Thursday, February 25, 2010

Cooking Up a Storm and Becoming a Cobbler

On Tuesday, I had a plan in mind. I was going to wash my car for the first time since Chinese New Year! However before leaving for home, a number of errands cropped up and I had to get them done. While I was on the LDP, it started raining like it was the end of the world - I could only see 1-1.5 cars in front of me, max! It was THAT heavy!

After dropping my colleague off at Sunway Pyramid, I took the KESAS back home and surprisingly, my area had not experienced one drop of rain! There was still some daylight, so I quickly washed my car - even climbed up a chair to wash the roof! When I woke up the next morning, there were rain droplets on my car :S
Why does it always rain after I wash my car! Personally hand-washed, mind you!

Later, mum got back and she was in the mood to cook a Vietnamese pork dish (which she said she watched Grandma cook when she was a child). She had verbally taught her colleague to cook this dish but had not physically done so for more than 15 years! So she made me dig out the ingredients from the refrigerator (because I'm the one who reorganise a.k.a spring clean the fridge from time to time, effectively throwing mum off track on where she stores certain things).

So what goes into this dish? Pork belly (three-layer pork), chili padi, ginger, onion, belachan, dark soya sauce and spring onion as garnishing.

It is a simple dish to cook, but the fumes it produced... suffocating! I helped mom stir-fry the ginger, onion rings, chili padi and belachan till the mix was fragrant. And the both of us had our senses ambushed by the stinging fumes produced. One second we were fine and the next, we were doubling over, sneezing, coughing, tearing... It was uncontrollable! Although our bodily reactions were getting the better of us, we couldn't help bursting out in laughter at how silly the whole scenario was! Here we were half guessing what to put in and how much of each ingredient was needed that we'd forgotten to make sure the kitchen was properly ventilated! It really was a "huru-hara" experience but the result was great!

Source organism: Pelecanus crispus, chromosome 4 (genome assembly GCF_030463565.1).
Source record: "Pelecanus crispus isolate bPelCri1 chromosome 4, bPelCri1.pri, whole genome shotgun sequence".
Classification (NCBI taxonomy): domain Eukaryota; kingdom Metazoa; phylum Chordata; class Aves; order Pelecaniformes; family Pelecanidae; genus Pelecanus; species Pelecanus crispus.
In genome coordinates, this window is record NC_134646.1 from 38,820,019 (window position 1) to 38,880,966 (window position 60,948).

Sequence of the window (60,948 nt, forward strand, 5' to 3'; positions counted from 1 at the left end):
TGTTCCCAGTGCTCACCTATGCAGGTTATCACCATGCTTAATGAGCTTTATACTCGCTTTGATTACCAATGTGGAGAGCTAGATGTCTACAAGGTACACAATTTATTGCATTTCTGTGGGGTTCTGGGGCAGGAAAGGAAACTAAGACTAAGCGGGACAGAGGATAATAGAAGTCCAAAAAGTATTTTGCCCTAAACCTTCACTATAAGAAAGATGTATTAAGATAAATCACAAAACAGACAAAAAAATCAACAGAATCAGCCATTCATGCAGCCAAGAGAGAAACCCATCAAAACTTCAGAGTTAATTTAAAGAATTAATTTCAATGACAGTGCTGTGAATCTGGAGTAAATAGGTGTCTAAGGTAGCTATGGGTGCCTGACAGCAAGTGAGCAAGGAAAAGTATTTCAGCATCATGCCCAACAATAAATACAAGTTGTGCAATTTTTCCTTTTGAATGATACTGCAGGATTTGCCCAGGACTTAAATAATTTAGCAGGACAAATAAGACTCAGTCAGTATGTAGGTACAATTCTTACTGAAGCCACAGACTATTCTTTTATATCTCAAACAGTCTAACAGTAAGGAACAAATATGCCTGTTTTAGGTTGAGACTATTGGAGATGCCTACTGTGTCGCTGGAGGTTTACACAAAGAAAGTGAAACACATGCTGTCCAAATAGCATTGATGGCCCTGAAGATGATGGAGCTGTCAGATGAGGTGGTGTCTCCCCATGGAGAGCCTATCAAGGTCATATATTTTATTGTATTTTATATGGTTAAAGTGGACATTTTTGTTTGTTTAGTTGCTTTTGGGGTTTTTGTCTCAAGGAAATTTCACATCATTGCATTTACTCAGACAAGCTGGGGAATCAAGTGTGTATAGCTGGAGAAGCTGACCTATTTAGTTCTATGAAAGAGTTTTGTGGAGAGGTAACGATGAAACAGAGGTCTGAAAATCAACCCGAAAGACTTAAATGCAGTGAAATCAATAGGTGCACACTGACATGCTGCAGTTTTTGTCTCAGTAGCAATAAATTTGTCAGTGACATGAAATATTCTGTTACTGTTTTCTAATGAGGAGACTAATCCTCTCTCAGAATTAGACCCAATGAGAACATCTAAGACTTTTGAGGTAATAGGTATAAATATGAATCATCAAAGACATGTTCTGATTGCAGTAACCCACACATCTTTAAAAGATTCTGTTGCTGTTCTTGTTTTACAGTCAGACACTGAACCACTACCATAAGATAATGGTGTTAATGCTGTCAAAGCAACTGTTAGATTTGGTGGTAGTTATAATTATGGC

Later in the evening, something got hold of me and I decided it was time that I mended my shoes (those that required minor repair). There were altogether 5 pairs, of which the repairs ranged from gluing the sole back with shoe glue, repairing the spit seam of a pair of fabric shoes, sewing a faux gem which had dropped off a pair of gold slippers and hot-gluing a faux gem to another pair of embroidered sandals. I didn't have a clamp (like the ones cobblers use) to hold the shoe in place while the glue dries. I had to improvise and use rubber bands to tightly tie the shoes so that the lose sole would be properly glued back. I hope it works!

The missing jewel in the shoe

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